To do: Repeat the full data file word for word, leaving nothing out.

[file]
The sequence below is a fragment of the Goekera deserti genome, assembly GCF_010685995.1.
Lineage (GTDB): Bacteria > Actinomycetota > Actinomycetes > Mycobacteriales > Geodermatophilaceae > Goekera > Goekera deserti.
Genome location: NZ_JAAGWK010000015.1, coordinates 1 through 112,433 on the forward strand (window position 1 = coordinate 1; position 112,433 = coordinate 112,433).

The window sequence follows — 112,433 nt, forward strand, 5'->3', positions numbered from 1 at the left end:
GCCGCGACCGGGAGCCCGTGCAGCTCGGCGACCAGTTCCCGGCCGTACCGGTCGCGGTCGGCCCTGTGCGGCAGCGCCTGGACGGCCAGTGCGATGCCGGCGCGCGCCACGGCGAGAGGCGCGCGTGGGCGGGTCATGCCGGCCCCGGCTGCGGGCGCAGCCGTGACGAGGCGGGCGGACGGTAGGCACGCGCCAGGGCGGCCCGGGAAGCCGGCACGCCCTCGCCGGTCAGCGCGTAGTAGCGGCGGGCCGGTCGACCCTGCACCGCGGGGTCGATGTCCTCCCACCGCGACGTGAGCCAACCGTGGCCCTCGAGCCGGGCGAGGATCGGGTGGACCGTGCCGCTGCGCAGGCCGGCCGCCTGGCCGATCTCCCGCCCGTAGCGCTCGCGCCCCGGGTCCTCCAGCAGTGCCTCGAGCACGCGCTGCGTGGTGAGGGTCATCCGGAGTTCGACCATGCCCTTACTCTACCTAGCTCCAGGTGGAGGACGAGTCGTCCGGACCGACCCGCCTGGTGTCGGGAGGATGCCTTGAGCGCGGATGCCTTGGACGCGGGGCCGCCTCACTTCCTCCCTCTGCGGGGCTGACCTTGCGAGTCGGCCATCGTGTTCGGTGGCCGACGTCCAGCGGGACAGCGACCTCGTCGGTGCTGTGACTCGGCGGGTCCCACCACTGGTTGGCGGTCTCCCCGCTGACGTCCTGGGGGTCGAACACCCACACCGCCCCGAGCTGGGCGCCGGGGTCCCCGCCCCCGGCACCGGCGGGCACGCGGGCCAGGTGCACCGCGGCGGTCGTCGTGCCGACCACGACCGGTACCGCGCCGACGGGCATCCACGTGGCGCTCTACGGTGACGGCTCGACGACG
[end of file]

The sequence below is a fragment of the Goekera deserti genome, assembly GCF_010685995.1.
Lineage (GTDB): Bacteria > Actinomycetota > Actinomycetes > Mycobacteriales > Geodermatophilaceae > Goekera > Goekera deserti.
Genome location: NZ_JAAGWK010000015.1, coordinates 1 through 112,433 on the forward strand (window position 1 = coordinate 1; position 112,433 = coordinate 112,433).

The window sequence follows — 112,433 nt, forward strand, 5'->3', positions numbered from 1 at the left end:
GCCGCGACCGGGAGCCCGTGCAGCTCGGCGACCAGTTCCCGGCCGTACCGGTCGCGGTCGGCCCTGTGCGGCAGCGCCTGGACGGCCAGTGCGATGCCGGCGCGCGCCACGGCGAGAGGCGCGCGTGGGCGGGTCATGCCGGCCCCGGCTGCGGGCGCAGCCGTGACGAGGCGGGCGGACGGTAGGCACGCGCCAGGGCGGCCCGGGAAGCCGGCACGCCCTCGCCGGTCAGCGCGTAGTAGCGGCGGGCCGGTCGACCCTGCACCGCGGGGTCGATGTCCTCCCACCGCGACGTGAGCCAACCGTGGCCCTCGAGCCGGGCGAGGATCGGGTGGACCGTGCCGCTGCGCAGGCCGGCCGCCTGGCCGATCTCCCGCCCGTAGCGCTCGCGCCCCGGGTCCTCCAGCAGTGCCTCGAGCACGCGCTGCGTGGTGAGGGTCATCCGGAGTTCGACCATGCCCTTACTCTACCTAGCTCCAGGTGGAGGACGAGTCGTCCGGACCGACCCGCCTGGTGTCGGGAGGATGCCTTGAGCGCGGATGCCTTGGACGCGGGGCCGCCTCACTTCCTCCCTCTGCGGGGCTGACCTTGCGAGTCGGCCATCGTGTTCGGTGGCCGACGTCCAGCGGGACAGCGACCTCGTCGGTGCTGTGACTCGGCGGGTCCCACCACTGGTTGGCGGTCTCCCCGCTGACGTCCTGGGGGTCGAACACCCACACCGCCCCGAGCTGGGCGCCGGGGTCCCCGCCCCCGGCACCGGCGGGCACGCGGGCCAGGTGCACCGCGGCGGTCGTCGTGCCGACCACGACCGGTACCGCGCCGACGGGCATCCACGTGGCGCTCTACGGTGACGGCTCGACGACG